White Evangelicals Still Embracing Conspiracy Theories About Jan. 6 Assault On The U.S. Capitol 

  Rob Boston

More evidence is surfacing that when it comes to the Jan. 6 assault on the U.S. Capitol, white evangelicals are living in a fantasy world of their own creation, a place informed by conspiracy theories, not facts.

Samuel Perry, a professor in the University of Oklahoma’s Department of Sociology, posted an item to Twitter recently concerning Americans’ thoughts on the insurrection. The key takeaway is that nearly 70% of white evangelicals believe that “outside agitators” like antifa and Black Lives Matter (BLM) mixed with the crowd and started the violence.

No other group hit a figure this high. The next-largest group mostly likely to believe the antifa/BLM lie is white Catholics, at more than 50%. But among Hispanic Catholics, only about 35% blame antifa and BLM. Fewer than 30% of secularists say antifa/BLM were responsible, and among Black Protestants, the figure is only 10%.

Even as events were unfolding on Jan. 6, Christian nationalists began a desperate effort to shift the blame from Trump and his supporters to left-wing groups. On the day of the attack, for example, evangelist Franklin Graham issued a tweet blaming antifa. Several other Christian nationalist leaders quickly picked up that line.

But these folks have a problem: There’s absolutely no evidence for their claims. The FBI issued a statement saying it had uncovered no evidence of antifa presence during the attack; more to the point, several people have been arrested in conjunction with the riot, and they’re supporters of former President Donald Trump. They didn’t try to hide who they were. They were proud of what they did. They took pictures and video of themselves sacking the Capitol and posted them to social media. Some of them apparently plan to use “Trump told me to do it” as their legal defense.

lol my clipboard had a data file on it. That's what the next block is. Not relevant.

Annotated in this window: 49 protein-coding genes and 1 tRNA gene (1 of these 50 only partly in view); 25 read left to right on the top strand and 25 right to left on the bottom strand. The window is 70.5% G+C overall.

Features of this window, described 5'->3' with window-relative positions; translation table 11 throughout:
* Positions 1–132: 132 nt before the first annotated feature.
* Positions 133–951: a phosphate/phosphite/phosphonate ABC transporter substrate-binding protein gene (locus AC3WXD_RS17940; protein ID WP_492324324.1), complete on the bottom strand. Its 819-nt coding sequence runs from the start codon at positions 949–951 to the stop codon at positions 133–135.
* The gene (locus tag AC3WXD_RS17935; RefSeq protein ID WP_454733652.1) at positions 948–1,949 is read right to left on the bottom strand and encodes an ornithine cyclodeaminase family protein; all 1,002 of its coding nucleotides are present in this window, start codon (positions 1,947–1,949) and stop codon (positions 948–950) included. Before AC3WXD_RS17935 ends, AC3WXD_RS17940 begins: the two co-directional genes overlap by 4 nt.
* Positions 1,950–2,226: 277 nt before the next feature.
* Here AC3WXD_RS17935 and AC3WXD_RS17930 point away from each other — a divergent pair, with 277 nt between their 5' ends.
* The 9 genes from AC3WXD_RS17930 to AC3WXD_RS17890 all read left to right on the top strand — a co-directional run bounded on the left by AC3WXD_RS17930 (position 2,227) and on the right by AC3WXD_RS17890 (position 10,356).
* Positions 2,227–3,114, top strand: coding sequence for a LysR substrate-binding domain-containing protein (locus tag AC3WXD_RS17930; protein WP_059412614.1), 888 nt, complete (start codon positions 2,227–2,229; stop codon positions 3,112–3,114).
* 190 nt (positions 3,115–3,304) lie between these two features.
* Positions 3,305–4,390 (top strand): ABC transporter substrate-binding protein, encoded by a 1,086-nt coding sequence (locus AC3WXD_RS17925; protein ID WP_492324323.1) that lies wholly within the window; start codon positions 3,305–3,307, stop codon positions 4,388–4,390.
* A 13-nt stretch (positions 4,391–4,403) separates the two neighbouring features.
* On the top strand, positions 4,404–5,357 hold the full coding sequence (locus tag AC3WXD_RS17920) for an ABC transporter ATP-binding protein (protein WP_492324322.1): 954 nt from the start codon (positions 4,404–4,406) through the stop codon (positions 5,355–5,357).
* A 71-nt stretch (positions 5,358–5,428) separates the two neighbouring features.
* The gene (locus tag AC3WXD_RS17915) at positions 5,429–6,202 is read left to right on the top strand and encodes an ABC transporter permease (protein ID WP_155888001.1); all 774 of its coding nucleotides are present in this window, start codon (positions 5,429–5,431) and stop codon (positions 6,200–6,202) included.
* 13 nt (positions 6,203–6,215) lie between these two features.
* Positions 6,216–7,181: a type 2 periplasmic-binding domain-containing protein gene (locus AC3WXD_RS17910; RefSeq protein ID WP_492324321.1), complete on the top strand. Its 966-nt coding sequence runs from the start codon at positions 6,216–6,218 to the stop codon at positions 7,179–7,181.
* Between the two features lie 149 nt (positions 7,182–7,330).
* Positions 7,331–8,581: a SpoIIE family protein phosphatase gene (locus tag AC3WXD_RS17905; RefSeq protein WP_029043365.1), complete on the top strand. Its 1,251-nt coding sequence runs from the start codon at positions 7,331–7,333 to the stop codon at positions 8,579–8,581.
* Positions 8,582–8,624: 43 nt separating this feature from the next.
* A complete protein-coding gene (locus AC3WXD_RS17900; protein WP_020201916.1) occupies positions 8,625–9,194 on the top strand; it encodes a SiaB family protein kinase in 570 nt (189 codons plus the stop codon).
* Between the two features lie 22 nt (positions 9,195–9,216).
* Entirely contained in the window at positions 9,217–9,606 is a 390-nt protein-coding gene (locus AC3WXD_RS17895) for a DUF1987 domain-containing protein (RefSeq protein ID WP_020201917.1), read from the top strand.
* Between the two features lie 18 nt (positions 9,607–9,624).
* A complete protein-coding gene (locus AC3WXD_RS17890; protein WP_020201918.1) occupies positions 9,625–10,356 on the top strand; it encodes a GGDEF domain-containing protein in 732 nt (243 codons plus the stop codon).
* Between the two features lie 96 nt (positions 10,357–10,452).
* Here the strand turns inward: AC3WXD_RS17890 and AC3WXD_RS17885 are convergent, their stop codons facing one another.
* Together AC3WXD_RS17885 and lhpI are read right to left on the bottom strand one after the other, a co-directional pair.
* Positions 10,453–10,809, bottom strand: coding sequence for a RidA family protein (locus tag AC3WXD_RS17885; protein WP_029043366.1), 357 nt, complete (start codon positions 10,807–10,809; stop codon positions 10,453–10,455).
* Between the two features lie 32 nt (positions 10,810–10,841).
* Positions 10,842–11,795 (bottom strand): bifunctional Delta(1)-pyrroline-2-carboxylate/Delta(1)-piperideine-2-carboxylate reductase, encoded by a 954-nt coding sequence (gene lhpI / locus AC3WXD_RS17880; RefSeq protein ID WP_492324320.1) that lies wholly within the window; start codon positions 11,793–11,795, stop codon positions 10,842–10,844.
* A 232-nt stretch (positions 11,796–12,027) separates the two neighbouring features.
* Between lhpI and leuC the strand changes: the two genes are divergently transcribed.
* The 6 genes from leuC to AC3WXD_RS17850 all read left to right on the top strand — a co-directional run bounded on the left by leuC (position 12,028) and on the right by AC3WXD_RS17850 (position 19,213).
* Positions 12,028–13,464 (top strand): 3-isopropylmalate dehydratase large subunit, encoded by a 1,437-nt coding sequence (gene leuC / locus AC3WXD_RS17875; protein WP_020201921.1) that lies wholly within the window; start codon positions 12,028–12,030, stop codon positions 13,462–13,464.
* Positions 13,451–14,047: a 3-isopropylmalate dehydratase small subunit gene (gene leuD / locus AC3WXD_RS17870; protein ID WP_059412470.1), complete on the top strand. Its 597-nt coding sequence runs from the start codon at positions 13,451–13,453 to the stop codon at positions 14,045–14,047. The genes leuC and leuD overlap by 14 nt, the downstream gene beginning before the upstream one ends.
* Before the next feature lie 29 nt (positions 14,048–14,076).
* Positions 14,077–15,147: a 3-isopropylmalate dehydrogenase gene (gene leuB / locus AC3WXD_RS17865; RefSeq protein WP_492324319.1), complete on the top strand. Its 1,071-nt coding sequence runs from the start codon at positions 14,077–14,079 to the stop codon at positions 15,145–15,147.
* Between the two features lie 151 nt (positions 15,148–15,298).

To believe that antifa, BLM or other “outside agitators” infiltrated the event, you have to engage in a series of mental gymnastics so strenuous they should cause brain strain. We’re to believe that these outside forces somehow successfully melted into the mob, led and participated in the attack on the Capitol and managed to all slip away and evade arrest. It’s absurd.

The philosophical principle of Occam’s razor teaches us that simple explanations are usually the best. In this case, the simpler explanation is also true: A mob of racists, neo-Confederates, Trump cultists, Christian nationalists and other extremists came to Washington, D.C., for a rally. They were whipped into a frenzy by Trump and assaulted the Capitol in an effort to disrupt a normally ceremonial procedure to certify the election of Joe Biden. People were killed, and the Capitol was vandalized.

That may be an uncomfortable reality for white evangelicals, but it’s truth all the same. As the people who attacked on the Capitol go on trial and Congress launches its own investigation, more unpleasant truths are going to emerge. White evangelicals would do well to come to grips with what really happened on Jan. 6 and let go of the fairy tale that makes them feel better but does a disservice to history, accountability and decency. Failing to do so only makes them look foolish.

Photo: Trump supporters attack the U.S. Capitol on Jan. 6. Screenshot from The Washington Post.


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